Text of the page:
And it was an amazing one. Bayley recalls how she would say of a new novel, "Finished it!" before she had put a word on paper. "But it was all there already in her head, as a sort of metaphysical vision, and only had to be written out," he says. "You could do an essay on the metaphysics of the novel, using Iris as an example." Among the books she created over the years, however she managed it, were several prize-winning ones, like Flight of the Enchanter (1956), A Severed Head (1961), The Black Prince (1973), The Sacred and Profane Love Machine (1974), The Sea, The Sea (1978); she was made a Dame Commander of the British Empire in 1986, an honor bestowed on but a handful of writers.
The idea that Bayley should do a book about Iris's plight, and their previous life together, came from Weil, who had long been a friend of Bayley's, and his publisher in the U.S. "It was just about a year ago he suggested it. It was a short book, and it came quite easily." Bayley's story first caught the attention of American readers in a lengthy excerpt that ran in the New Yorker last summer, and was, for many of them, the first intimation of Iris's situation. "Tina Brown wanted to run it before she left, so she rushed it out, and the Sunday Times, which had first serial rights here, was so cross it withdrew its original offer," says Bayley, without apparent regret, having seemingly rather enjoyed the scrap.
"What are you doing now?" says Iris, gazing fixedly at the visitor; she has an air at once distraught and faintly reminiscent, as if she is trying to recall something just beyond her grasp.
"Would you like a biscuit?" asks Bayley, turning to find some. "Two," says Iris firmly, a clear connection established at last. He brings her biscuits and an orange drink -- probably of the kind he describes in Elegy, in which some of Iris's beloved red wine is mixed in, both to please and to help calm her.
Bayley continues to talk, dazzlingly and amusingly, about the English literary scene, in which he still plays a very active role, though he retired as Wharton Professor of English at the university 10 years ago. He remains highly productive as a critic, appearing often in the New York Review of Books. "Bob Silvers suggests things, and I do them," is how he puts it, with that studied English diffidence that can seem at once charming and an attempt to hold serious conversation at bay. He hasn't begun work on another book, he says, though "Bob Weil has an idea I could do something on Leo Tolstoy." (Russian literature is an area of special expertise and interest.)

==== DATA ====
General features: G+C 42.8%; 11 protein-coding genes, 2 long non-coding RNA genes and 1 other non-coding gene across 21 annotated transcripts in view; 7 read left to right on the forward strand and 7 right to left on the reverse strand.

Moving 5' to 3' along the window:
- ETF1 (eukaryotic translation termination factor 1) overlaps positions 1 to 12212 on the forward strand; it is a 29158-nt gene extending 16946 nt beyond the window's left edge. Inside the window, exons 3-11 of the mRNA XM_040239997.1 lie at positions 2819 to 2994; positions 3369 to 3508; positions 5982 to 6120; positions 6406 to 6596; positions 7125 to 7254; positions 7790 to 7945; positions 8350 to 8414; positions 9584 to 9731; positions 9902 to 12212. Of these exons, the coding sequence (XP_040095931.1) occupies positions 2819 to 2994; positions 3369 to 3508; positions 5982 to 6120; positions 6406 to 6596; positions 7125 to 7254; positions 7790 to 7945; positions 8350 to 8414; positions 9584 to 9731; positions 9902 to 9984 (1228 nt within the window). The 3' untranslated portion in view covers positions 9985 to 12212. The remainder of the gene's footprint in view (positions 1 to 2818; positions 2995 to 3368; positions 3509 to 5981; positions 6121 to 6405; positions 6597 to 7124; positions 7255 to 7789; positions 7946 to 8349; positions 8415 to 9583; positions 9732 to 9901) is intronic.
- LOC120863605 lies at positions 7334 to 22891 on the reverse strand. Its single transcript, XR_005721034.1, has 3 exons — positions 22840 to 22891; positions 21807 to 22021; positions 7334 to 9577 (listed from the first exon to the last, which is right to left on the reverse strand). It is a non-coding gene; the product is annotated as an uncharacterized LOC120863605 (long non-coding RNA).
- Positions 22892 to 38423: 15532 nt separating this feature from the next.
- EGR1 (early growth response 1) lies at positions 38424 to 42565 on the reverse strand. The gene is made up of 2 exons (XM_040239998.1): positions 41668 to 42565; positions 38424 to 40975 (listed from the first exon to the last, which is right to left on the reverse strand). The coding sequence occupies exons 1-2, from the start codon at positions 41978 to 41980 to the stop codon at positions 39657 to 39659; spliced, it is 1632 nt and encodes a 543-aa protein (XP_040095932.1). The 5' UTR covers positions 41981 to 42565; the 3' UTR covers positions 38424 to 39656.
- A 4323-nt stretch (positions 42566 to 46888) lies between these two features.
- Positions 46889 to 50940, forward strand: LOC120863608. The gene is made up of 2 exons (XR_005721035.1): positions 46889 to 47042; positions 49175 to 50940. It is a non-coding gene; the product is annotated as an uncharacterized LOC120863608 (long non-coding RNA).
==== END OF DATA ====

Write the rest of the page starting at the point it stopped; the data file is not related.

As for a memoir, Elegy is it. "I could only do it under Iris's wing. I couldn't make my own affairs sufficiently interesting." He picks up a copy of the English edition, which has already appeared, to admiring notices and a flurry of interview attention, and has achieved a degree of bestsellerdom. Turning to a picture of Iris as a younger woman, he shows it to her, and says, "You look just like your picture, darling." "How exciting," says Iris, without animation. Her eyes close and she seems to nod off.
As to how the book will be received in the States, Bayley is at once eager and skeptical. "We shall see what we shall see," he says. Weil has already received a personal call from Knopf's Sonny Mehta telling him how much he admired and was touched by the book. "Hmm," says Bayley. "Let's hope he'll say that in public."
An Oxford Courtship
Elegy describes with great skill and grace the odd mid-1950s courtship between the young graduate English instructor and the professor six years his senior who was already making a name for herself by her brilliance and her mysterious lifestyle, which involved distinguished lovers in London and a rather raffish Bohemian set. Child called to child in the pair, however, and a nude swim they took together in the river Isis confirmed their relationship. Bayley, with his own (if lesser) role assured as a pillar of the Oxford establishment, seems not to have felt threatened by his wife's much greater international fame.